Just because you can no longer be late doesn’t mean you can be lame

Preliminary data from the University of Minnesota’s Flexible Work and Well-Being Center are showing that voluntary terminations are down, involuntary terminations are up.

Mea culpa and, as usual, I see analogies to health care

I liked the concepts in the book a lot, and have done a self-inventory of my own sludge and the sludge that’s been directed my way. The kind of sludge I get nowadays is really from people who want to understand better how technology can be used to help patients stay healthy. I welcome it as an opportunity to teach and learn. As the authors discussed, people can learn to live sludge-free, and they really want to live sludge-free. It starts with us.

I could see myself promoting ROWE in health care settings, and I think physicians, primary care ones especially, would benefit. The work I do to change health care is completely connected to the idea that health is a means, not an end, and people who go into health care want to support our patients where support is needed, mostly where they live, work, and play. I don’t believe people in health care are any more attached to time than Cali and Jody’s (former?) colleagues at BestBuy are. When I read the stories of BestBuy employees before and after, I reflected on some of the conversations I have had with health professionals (at all levels) who have really been challenged to juggle their passion for helping people and their ability to provide for themselves and their families, physically and emotionally. What would it be like for a family medicine or internal medicine specialist to provide their cognitive services to patients and families using a combination of virtual tools and office (or even home presence) when the situation called for it? Look at what HelloHealth is doing. It’s possible.

A Results Only Patient Experience (ROPE)?

A came upon this table in the book, and curiously, I found it extensible to our health care system. I hope I won’t get in trouble for using it to think about what our health care system were like if our patients experienced it the way a BestBuy employee experienced their work life. The edits are mine.

ROPE.jpg


Moving Closer to Patient Centered Care in Yountville, California

Yountville

I think word has gotten out that I am something of an urban dweller; Susan Edgman-Levitan was nice enough to ask me, “Ted, are you hanging in there?” as we spent several days in Yountville, California at the American Board of Internal Medicine Foundation forum on Achieving Patient-Centered care.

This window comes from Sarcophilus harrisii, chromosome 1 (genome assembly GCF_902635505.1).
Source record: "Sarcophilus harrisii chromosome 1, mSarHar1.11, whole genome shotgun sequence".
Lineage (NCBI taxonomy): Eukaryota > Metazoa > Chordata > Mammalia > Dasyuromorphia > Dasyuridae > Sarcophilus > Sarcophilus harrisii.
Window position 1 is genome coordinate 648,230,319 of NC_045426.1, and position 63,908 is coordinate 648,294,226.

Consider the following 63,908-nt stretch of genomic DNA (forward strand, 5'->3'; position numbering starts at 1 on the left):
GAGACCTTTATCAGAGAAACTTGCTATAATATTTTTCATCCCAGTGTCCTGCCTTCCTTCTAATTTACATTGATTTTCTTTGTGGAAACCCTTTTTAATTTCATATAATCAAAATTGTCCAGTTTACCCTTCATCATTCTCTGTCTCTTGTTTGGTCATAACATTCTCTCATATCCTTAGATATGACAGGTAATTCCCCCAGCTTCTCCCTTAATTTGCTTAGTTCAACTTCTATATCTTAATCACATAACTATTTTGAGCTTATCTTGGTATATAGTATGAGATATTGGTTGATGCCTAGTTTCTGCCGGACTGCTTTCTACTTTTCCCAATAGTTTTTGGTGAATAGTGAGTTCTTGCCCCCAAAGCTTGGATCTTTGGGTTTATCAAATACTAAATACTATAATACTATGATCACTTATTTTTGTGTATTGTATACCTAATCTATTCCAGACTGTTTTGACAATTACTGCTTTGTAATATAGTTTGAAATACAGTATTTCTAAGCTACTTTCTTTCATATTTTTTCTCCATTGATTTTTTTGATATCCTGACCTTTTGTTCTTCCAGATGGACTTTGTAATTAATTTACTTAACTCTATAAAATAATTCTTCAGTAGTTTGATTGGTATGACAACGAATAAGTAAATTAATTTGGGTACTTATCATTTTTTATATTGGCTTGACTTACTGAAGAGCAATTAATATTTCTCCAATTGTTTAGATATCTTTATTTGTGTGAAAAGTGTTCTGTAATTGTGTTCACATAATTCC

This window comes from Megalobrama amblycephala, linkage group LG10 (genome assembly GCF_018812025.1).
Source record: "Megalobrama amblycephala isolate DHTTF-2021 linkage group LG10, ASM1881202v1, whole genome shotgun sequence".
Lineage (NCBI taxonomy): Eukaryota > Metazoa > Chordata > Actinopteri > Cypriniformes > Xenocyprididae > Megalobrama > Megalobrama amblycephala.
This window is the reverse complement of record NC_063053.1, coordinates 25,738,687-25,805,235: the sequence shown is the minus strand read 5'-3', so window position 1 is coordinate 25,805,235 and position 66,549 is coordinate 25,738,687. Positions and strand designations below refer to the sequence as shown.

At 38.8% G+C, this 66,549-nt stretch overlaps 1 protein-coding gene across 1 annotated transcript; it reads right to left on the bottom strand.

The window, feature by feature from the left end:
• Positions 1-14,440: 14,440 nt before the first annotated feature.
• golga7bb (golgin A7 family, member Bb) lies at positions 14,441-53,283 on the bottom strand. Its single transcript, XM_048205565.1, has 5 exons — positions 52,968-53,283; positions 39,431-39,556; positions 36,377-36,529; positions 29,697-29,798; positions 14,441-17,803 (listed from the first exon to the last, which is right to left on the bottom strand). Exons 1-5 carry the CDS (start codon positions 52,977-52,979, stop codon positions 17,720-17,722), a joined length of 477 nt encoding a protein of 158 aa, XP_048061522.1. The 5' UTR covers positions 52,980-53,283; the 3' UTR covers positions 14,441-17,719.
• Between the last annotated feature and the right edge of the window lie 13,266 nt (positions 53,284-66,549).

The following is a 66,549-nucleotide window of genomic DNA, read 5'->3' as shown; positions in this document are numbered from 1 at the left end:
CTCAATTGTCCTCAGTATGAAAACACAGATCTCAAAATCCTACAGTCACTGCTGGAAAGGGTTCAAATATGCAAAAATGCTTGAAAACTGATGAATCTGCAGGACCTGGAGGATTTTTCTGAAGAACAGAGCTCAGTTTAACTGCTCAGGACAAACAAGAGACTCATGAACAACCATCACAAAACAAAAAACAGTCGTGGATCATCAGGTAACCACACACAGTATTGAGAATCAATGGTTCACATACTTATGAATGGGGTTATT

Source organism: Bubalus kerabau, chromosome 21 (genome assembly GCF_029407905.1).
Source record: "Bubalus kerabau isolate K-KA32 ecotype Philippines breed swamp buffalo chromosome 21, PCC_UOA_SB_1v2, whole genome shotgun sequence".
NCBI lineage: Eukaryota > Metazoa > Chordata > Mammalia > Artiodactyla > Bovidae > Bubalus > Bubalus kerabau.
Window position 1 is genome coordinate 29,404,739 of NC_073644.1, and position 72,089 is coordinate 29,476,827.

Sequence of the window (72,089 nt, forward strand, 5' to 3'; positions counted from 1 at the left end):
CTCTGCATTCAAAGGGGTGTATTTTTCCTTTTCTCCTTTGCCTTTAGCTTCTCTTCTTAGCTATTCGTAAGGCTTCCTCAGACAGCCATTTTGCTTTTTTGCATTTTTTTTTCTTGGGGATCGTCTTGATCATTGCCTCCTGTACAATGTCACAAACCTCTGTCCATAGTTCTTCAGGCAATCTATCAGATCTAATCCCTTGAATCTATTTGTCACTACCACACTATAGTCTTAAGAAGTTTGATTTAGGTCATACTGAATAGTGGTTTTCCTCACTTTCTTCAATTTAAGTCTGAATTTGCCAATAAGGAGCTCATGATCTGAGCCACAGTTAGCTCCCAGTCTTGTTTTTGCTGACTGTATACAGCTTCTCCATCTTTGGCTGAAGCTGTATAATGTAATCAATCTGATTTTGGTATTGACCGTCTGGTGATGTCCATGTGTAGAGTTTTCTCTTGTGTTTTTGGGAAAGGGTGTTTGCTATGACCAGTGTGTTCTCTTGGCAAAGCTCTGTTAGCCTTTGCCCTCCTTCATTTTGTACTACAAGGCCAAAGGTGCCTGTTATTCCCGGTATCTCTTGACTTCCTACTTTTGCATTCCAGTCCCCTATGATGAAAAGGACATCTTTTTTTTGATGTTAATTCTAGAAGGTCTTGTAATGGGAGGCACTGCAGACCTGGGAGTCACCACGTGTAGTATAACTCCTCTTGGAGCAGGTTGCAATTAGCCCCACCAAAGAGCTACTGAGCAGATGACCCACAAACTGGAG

I ended up doing just fine – it’s about the content, not the place, and a scenic jog through the vineyards of Yountville can’t be argued with.

And the content was right up my alley, with thanks to the ABIM Foundation for hosting this discussion. The discussions at the Forum are being compiled by the ABIM Foundation, so I will let them report on that rather than me, but I can share my perceptions of the event here.

First of all, patients and families were involved throughout, as faculty and equal participants. This continues an important precedent in helping health care leaders achieve comfort with this idea.

One of the most powerful moments was Margaret Murphy sharing the story of her son Kevin’s death (You can read more about it here) within the Irish health system. I really appreciated Mrs. Murphy’s use of images in her storytelling – in the future, a presentation without at least 50 % images and a video or two is going to be minimum bar to go in front of an audience. There was discussion about Kevin’s death being the result of diagnostic error. I think that’s true, and I also think that if the family had access to all of his medical information from the beginning, it might have changed the diagnostic approach or caught the fatal series of errors before they happened.

For my part, I presented the following slides in the 10 minutes I had alotted, around the topic of the use of health information technology to put patients, families, and communities in the center of care.

Enjoy (I hope) and thanks to the ABIM Foundation for hosting this discussion and follow-up.

Click on any image to see them larger

Running a hospital: The message you hope never to send

Running a hospital: The message you hope never to send

As with many stimulating blog postings, the comments are as interesting as the post itself. Kudos to Paul Levy for doing his best to handle this differently than is the norm in health care – that’s an important role for a CEO who wants to change health care for the better.

I’m particularly drawn to the comment(s) by Ray Poses, MD about doing a “5 Why’s” type exercise to see what is happening upstream (why are teams being pulled in so many different directions regularly) that causes protocols to be slipped.

I also think there’s an opportunity for BIDMC to bring in patients and families to own the solution together. What would care be like if there was a family member in the operating room during surgical prep (Medical College of Georgia does this)? Or if the family had access to the patient’s electronic medical record in real time while in the hospital? Preventing this for another patient may be less about “what” to do in the operating room, but “how” teams (that include patients and families) are involved in the design of the system.

Given the work BIDMC has been doing to be transparent and involve more, rather than less, people in designing and improving their care system, it seems that they’ll do their best for their patients this time, too.